Archives: Legacy book prize entriesTTTT

These are the book prize entries

The Road to Somewhere

“An exposition of how the political elites have failed their societies. This investigation into the new global politics reveals how the Somewhere backlash is a democratic response to the dominance of Anywhere interests, in everything from mass higher education to mass immigration.”

(From Hurst Publishers)


The Islamic Enlightenment: The Modern Struggle Between Faith and Reason

‘The nature and future of Islam is one of the biggest questions of our age. There are many who doubt whether the words ‘Islam’ and ‘Enlightenment’ should even be in the same sentence, let alone next to each other. Christopher de Ballaigue demonstrates a solid enlightenment tradition which remains vibrant today, and his book is compelling and urgent.” – Andrew Adonis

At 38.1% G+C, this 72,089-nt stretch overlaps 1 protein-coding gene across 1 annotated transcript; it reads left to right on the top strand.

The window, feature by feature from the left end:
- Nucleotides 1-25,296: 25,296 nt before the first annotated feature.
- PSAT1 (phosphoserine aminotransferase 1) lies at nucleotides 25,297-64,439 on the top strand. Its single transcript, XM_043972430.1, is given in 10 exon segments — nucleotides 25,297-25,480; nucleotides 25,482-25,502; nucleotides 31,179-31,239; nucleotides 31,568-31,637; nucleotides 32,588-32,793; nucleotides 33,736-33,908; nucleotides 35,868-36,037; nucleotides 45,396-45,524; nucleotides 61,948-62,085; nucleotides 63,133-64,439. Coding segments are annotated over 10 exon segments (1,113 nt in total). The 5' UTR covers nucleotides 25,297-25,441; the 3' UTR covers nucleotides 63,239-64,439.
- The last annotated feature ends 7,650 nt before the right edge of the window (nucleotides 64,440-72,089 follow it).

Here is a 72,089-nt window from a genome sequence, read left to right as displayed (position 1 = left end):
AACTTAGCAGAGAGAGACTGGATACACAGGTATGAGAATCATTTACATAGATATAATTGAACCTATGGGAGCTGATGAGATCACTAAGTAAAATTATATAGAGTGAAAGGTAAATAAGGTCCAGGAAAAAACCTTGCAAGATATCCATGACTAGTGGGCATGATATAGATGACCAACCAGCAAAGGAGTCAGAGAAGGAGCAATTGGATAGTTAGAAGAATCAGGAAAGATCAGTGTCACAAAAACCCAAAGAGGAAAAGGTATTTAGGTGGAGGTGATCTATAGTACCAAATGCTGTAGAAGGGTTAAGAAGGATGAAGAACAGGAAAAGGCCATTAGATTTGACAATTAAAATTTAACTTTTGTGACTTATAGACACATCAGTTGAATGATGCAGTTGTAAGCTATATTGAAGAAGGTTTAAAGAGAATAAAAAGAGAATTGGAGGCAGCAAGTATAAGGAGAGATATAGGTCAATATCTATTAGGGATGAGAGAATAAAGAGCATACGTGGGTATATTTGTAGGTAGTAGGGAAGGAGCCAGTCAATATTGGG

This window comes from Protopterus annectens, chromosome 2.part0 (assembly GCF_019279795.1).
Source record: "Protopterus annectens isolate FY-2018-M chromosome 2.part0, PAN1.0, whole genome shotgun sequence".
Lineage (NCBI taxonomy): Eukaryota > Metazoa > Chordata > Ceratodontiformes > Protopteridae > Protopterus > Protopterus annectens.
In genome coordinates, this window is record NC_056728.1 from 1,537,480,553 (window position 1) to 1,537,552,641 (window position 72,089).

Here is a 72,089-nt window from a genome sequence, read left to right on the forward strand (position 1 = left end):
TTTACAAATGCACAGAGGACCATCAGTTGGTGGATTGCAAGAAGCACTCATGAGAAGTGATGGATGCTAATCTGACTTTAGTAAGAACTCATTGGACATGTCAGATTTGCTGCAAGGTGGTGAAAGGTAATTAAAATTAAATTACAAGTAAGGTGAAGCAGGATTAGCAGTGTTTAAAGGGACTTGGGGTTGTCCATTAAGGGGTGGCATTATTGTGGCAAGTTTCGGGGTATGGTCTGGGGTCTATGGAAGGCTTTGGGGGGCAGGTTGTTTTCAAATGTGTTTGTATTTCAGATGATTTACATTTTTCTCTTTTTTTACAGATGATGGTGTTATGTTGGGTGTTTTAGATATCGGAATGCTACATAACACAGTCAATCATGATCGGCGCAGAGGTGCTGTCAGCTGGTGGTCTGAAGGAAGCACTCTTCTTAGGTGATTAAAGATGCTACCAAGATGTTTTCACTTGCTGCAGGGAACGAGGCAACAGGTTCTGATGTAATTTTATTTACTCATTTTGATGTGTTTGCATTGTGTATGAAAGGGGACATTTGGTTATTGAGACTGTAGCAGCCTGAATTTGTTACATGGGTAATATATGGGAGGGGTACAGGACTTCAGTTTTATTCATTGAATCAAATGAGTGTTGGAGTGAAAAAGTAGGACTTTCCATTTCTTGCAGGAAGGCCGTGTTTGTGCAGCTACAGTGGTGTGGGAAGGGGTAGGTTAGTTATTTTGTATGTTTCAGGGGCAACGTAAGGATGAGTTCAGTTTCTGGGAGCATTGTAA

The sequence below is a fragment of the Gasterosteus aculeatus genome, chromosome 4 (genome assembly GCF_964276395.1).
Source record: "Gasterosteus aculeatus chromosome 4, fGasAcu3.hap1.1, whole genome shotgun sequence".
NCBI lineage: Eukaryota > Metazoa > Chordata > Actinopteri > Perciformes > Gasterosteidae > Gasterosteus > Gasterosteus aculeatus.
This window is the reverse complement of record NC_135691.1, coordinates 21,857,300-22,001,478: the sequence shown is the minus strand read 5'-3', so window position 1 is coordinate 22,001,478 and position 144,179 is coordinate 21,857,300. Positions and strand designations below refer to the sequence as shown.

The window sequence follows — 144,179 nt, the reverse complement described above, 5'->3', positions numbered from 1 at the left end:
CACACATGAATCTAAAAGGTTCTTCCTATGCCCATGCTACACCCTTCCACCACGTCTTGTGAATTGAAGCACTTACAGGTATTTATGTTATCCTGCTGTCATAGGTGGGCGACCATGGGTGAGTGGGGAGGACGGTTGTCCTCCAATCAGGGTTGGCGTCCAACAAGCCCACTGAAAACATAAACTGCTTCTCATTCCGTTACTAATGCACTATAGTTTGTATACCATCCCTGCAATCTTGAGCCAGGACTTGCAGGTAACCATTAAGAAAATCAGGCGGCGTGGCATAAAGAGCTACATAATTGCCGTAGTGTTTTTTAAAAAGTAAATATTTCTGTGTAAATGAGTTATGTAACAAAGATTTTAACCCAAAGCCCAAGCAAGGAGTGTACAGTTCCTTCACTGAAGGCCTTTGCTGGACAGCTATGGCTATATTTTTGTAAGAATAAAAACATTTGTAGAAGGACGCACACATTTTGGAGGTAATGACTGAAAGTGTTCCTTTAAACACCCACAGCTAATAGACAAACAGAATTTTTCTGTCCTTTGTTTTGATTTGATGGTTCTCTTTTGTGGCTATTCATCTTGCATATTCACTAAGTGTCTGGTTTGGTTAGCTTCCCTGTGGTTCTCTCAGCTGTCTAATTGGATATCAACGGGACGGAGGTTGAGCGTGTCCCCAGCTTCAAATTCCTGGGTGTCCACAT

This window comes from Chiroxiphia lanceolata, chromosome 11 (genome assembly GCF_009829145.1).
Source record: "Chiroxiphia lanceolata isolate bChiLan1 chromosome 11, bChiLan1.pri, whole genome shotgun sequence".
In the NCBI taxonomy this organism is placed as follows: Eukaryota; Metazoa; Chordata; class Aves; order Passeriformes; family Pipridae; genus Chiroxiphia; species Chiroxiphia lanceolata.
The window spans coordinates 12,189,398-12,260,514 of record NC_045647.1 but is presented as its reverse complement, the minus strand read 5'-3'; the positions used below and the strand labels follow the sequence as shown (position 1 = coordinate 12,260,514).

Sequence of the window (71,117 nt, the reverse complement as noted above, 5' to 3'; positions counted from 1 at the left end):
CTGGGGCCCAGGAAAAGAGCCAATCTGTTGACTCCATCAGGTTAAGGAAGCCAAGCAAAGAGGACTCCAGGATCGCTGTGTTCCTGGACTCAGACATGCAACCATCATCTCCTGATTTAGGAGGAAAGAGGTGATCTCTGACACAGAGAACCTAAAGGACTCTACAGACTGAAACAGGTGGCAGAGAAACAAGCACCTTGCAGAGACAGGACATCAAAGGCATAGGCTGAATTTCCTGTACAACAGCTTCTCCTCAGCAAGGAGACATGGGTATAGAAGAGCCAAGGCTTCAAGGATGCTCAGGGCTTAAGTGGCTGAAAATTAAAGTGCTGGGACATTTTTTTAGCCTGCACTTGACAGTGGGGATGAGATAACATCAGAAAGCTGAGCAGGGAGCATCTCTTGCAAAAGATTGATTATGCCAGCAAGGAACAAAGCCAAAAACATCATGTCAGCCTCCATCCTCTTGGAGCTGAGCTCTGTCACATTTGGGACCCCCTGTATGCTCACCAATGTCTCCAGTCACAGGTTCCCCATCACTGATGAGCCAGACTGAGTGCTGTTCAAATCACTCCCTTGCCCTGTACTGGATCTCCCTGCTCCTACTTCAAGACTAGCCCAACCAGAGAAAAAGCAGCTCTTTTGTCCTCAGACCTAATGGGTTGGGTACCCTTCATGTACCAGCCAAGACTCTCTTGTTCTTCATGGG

An absorbing account of the political and social reformations that transformed the lands of Islam in the nineteenth and early twentieth centuries.

Lovers and Strangers: An Immigrant History of Post-War Britain

“The depth to which Wills has researched and animated the lives of Britain’s immigrant communities following the Second World War is astonishing, taking us far beyond the headlines and into the ports, dance-halls and workplaces through which they passed.” – Alex Clark

Clair Wills’ book brings to life the incredible diversity and strangeness of the migrant experience. She introduces us to lovers, scroungers, dancers, homeowners, teachers, drinkers, carers and many more to show the opportunities and excitement as much as the humiliation and poverty that could be part of the new arrivals’ experience.